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Chain Reaction Drug Distribution System


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A drug distribution system designed by Welingkar's students.

Published in: Education, Business, Technology
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Chain Reaction Drug Distribution System

  1. 1. Team – Miracle WorkersWelingkar Institute of Management Development and Research (WE School) MumbaiName Email Cell phone #Lydia Jacob 09833639212Vrushali Nayak 09769763986
  2. 2. Consolidated Drug Distribution• Refers to the process where pharmaceutical manufacturers supply dispensing points directly through a limited number of distributors.• Advantage of this system : The stock is owned by the manufacturer who pays a fee to the distributors for their service.• Implications of this system : 1) Large companies can have end-to-end control of the distribution process 2) Price control at the point of sale. 3) Reducing the threat of counterfeiting 4) Realise efficiency improvements in the distribution process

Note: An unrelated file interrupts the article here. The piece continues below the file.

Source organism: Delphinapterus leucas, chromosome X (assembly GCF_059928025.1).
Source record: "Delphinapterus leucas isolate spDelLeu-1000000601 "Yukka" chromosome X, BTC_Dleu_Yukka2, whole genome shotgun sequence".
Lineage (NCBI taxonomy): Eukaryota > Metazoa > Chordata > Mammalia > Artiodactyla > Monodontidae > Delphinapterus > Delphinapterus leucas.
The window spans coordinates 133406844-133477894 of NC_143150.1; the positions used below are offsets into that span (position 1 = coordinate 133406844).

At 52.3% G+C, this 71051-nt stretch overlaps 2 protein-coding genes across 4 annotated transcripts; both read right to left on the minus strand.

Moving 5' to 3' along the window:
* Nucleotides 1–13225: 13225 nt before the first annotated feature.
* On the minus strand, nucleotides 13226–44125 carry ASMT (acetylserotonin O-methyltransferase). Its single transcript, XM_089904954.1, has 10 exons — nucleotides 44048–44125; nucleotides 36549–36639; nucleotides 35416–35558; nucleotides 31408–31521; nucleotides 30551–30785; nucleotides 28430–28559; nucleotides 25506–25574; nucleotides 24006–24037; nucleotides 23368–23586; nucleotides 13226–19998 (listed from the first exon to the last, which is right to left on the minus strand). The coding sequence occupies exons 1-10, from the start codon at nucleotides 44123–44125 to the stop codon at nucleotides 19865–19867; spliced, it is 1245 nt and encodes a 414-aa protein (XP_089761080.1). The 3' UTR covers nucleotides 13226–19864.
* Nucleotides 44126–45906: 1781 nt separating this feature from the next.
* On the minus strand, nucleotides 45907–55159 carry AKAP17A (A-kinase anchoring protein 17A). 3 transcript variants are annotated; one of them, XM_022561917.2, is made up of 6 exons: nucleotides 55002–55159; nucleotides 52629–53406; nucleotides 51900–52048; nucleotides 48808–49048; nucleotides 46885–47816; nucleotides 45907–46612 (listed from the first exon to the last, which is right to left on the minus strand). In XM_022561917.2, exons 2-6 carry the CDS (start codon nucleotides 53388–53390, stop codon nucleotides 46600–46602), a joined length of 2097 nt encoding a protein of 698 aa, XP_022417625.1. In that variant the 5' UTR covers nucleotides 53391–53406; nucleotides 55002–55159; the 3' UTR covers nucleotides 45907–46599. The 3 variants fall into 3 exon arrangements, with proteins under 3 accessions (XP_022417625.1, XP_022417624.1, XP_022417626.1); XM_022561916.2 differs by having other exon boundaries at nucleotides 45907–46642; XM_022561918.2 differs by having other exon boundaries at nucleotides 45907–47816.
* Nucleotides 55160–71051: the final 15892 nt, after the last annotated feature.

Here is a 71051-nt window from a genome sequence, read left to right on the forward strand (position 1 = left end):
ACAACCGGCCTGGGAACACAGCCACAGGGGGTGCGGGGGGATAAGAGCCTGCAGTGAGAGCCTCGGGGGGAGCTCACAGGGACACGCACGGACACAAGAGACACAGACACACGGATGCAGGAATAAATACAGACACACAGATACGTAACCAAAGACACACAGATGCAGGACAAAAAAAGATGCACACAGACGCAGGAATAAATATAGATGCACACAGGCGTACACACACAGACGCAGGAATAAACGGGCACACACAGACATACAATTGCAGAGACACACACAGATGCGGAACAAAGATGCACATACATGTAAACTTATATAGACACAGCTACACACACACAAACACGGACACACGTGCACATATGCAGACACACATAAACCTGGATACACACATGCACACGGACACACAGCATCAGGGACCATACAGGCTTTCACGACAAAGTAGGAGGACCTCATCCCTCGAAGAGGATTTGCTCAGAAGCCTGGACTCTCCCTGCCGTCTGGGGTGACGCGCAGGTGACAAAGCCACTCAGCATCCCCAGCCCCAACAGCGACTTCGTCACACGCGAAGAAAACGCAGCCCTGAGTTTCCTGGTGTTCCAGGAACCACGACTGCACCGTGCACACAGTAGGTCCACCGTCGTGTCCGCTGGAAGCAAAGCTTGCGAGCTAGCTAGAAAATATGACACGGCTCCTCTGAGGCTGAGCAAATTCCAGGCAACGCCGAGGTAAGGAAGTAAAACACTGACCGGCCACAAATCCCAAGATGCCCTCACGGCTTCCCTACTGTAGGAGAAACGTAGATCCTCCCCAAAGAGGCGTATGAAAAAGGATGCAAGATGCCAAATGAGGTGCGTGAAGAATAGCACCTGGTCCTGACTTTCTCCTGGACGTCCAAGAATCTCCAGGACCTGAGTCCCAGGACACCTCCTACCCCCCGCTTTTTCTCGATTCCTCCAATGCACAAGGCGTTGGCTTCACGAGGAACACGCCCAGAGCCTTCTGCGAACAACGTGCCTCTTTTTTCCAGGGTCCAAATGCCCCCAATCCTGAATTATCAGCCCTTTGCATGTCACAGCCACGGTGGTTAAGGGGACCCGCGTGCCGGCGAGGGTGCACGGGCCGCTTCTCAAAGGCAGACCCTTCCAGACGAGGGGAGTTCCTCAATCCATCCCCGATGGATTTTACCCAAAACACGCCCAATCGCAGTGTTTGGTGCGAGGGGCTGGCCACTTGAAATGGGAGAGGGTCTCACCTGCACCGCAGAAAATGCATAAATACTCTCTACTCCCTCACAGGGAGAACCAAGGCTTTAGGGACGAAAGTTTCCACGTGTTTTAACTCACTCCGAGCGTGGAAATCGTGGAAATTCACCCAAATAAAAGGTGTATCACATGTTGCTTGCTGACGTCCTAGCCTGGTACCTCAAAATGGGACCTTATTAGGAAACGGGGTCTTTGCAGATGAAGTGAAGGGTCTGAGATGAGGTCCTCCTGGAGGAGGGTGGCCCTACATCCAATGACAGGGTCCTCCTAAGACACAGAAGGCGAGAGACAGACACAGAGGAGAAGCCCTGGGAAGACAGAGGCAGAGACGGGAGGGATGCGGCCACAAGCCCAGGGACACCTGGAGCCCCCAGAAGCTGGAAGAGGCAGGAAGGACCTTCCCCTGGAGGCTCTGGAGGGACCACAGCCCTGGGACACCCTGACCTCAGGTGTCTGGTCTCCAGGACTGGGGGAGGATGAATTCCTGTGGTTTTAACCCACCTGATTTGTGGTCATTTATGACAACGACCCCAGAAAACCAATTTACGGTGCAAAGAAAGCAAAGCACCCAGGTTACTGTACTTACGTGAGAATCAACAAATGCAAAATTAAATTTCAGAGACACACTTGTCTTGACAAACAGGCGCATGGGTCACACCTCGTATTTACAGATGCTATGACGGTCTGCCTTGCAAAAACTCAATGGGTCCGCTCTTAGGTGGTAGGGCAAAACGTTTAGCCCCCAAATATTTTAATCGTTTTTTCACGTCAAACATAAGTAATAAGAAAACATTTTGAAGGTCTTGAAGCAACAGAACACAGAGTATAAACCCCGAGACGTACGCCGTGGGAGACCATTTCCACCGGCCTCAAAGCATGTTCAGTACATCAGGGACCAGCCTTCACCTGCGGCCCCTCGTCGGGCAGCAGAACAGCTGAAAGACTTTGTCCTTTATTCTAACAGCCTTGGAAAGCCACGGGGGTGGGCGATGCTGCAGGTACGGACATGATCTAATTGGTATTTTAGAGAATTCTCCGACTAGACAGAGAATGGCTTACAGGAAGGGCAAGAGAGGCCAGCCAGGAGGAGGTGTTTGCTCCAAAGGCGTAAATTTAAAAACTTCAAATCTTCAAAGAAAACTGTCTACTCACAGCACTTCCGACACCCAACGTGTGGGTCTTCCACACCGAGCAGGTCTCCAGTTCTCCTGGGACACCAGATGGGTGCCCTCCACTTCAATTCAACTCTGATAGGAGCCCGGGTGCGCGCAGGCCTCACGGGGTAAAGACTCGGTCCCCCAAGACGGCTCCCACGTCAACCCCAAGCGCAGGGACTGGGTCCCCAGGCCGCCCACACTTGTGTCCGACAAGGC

3. 3. Why should MegaIndia –HealthyUS enter this JV• Drug distribution venture will be welcomed by companies as it eliminates atleast 1 level in the chain and thus cuts down the cost.• Boom of medical tourism in India. It has the potential to grow into a $2 billion industry by 2012.• 70% of the Indian population resides in the rural areas and there are 593,731 inhabited villages in India which is largely untapped market.• Organised drug retail can flourish if its backbone i.e. the distribution system is in place• When M&A takes place in pharma sector, the stockists of the two companies add up causing a lot of small companies to go out of business. Hence, the one-stop distribution model which will cater to all companies will be useful to avoid this situation.
  4. 4. Logisitics• Tie ups with certain companies : 1. FastCarry Courier and Cargo Ltd. for its courier services. 2. ACME Cold Chain Solutions Ltd for cold chain management. ACME has come up with a technology (patented) that enables maintaining desired temperatures of cold storages (8-16 h) without having any dependence on a Diesel Generator (DG) set. This not only saves energy, but also the environment from noise and smoke generated by the DG sets.
  5. 5. Delivery Process• The model has two main views:• Pharmacy centered-view: in this view, we only model internal flows of the pharmacy: mobile medicine closet inventory checking and refill, preparation of urgent medicine requests, etc. Medicines and closets are considered as entities while chemists and assistants are considered as resources.• Transporter centered-view: medicine transportation flows are modelled in this view: it includes delivery by foot in units near the pharmacy, delivery by tractor in neighboring buildings and delivery by truck in other facilities. Transporters are considered as entities in this view.